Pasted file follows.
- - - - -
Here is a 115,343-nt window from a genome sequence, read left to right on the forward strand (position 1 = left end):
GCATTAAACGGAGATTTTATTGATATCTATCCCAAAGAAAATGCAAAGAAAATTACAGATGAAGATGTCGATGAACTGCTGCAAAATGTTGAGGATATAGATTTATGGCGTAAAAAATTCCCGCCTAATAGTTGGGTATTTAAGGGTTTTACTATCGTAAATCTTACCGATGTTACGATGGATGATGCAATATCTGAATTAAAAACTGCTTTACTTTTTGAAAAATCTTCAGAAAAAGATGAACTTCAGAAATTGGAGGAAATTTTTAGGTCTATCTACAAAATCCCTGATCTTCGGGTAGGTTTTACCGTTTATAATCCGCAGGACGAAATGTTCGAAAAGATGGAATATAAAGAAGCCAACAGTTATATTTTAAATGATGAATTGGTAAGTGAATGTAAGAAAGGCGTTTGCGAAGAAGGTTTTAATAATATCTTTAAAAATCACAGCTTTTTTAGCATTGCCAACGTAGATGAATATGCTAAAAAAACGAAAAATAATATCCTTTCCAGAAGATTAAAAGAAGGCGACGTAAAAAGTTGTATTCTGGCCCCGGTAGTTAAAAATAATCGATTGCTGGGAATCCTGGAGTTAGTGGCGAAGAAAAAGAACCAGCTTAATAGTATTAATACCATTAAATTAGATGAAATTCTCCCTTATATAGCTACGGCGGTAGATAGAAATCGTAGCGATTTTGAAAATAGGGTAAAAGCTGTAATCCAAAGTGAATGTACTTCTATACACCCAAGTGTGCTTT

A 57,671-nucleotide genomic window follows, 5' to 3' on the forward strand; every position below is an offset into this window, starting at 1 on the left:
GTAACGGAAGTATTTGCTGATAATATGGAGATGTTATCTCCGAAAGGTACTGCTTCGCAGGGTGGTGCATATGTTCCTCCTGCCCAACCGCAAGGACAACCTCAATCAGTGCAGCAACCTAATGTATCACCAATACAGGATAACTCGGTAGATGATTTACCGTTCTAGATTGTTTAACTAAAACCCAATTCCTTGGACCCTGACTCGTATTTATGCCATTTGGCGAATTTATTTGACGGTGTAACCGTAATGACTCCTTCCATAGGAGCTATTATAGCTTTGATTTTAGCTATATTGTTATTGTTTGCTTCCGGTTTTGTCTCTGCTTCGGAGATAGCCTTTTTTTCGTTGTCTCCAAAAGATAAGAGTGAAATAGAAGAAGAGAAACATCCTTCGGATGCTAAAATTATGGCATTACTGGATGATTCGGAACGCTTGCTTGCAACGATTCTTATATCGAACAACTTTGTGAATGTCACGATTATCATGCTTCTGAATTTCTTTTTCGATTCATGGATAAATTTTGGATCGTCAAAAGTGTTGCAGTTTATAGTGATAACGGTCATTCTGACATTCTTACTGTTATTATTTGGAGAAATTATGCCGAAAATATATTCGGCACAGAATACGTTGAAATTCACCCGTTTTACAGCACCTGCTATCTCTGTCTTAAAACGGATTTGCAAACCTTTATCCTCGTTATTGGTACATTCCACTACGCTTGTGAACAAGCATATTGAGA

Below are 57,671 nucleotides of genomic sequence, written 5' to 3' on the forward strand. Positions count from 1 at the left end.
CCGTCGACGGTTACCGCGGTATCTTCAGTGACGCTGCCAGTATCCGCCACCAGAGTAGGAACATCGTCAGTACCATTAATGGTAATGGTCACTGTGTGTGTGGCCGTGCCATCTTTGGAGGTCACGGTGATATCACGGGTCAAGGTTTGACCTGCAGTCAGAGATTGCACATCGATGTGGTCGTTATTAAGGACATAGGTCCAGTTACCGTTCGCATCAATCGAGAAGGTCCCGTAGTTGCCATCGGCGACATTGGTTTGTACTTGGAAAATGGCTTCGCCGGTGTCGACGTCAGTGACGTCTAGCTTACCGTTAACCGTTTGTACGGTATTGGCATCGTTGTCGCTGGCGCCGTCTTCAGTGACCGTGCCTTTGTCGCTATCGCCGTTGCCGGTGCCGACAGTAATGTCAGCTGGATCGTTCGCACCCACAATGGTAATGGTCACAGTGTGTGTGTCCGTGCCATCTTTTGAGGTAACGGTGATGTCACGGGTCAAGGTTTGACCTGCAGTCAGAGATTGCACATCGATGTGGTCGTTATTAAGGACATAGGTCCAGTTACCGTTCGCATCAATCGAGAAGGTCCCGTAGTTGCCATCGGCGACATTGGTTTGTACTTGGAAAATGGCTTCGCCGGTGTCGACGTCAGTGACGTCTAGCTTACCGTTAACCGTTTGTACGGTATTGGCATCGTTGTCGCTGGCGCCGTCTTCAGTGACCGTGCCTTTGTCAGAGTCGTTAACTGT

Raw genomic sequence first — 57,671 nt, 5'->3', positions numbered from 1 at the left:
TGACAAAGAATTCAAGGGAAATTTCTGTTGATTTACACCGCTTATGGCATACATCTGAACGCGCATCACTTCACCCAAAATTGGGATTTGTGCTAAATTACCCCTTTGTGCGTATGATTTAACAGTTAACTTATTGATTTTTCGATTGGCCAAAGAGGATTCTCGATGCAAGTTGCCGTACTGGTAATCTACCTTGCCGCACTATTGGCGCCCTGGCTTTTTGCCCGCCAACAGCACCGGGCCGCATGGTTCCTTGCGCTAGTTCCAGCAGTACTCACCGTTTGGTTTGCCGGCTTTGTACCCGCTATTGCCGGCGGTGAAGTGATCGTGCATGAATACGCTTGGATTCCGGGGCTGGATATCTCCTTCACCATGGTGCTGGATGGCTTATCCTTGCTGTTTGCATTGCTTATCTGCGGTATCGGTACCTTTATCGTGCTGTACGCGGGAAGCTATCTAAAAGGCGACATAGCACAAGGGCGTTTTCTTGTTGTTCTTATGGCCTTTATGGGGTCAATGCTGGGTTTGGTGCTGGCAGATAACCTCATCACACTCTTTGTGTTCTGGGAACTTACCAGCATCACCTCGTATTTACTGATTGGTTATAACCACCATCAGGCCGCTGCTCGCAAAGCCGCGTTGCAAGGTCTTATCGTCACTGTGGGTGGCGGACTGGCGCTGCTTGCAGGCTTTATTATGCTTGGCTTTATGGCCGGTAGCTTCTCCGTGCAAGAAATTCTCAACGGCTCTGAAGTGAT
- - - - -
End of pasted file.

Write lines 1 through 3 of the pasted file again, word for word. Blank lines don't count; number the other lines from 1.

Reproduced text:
Here is a 115,343-nt window from a genome sequence, read left to right on the forward strand (position 1 = left end):
GCATTAAACGGAGATTTTATTGATATCTATCCCAAAGAAAATGCAAAGAAAATTACAGATGAAGATGTCGATGAACTGCTGCAAAATGTTGAGGATATAGATTTATGGCGTAAAAAATTCCCGCCTAATAGTTGGGTATTTAAGGGTTTTACTATCGTAAATCTTACCGATGTTACGATGGATGATGCAATATCTGAATTAAAAACTGCTTTACTTTTTGAAAAATCTTCAGAAAAAGATGAACTTCAGAAATTGGAGGAAATTTTTAGGTCTATCTACAAAATCCCTGATCTTCGGGTAGGTTTTACCGTTTATAATCCGCAGGACGAAATGTTCGAAAAGATGGAATATAAAGAAGCCAACAGTTATATTTTAAATGATGAATTGGTAAGTGAATGTAAGAAAGGCGTTTGCGAAGAAGGTTTTAATAATATCTTTAAAAATCACAGCTTTTTTAGCATTGCCAACGTAGATGAATATGCTAAAAAAACGAAAAATAATATCCTTTCCAGAAGATTAAAAGAAGGCGACGTAAAAAGTTGTATTCTGGCCCCGGTAGTTAAAAATAATCGATTGCTGGGAATCCTGGAGTTAGTGGCGAAGAAAAAGAACCAGCTTAATAGTATTAATACCATTAAATTAGATGAAATTCTCCCTTATATAGCTACGGCGGTAGATAGAAATCGTAGCGATTTTGAAAATAGGGTAAAAGCTGTAATCCAAAGTGAATGTACTTCTATACACCCAAGTGTGCTTT

A 57,671-nucleotide genomic window follows, 5' to 3' on the forward strand; every position below is an offset into this window, starting at 1 on the left: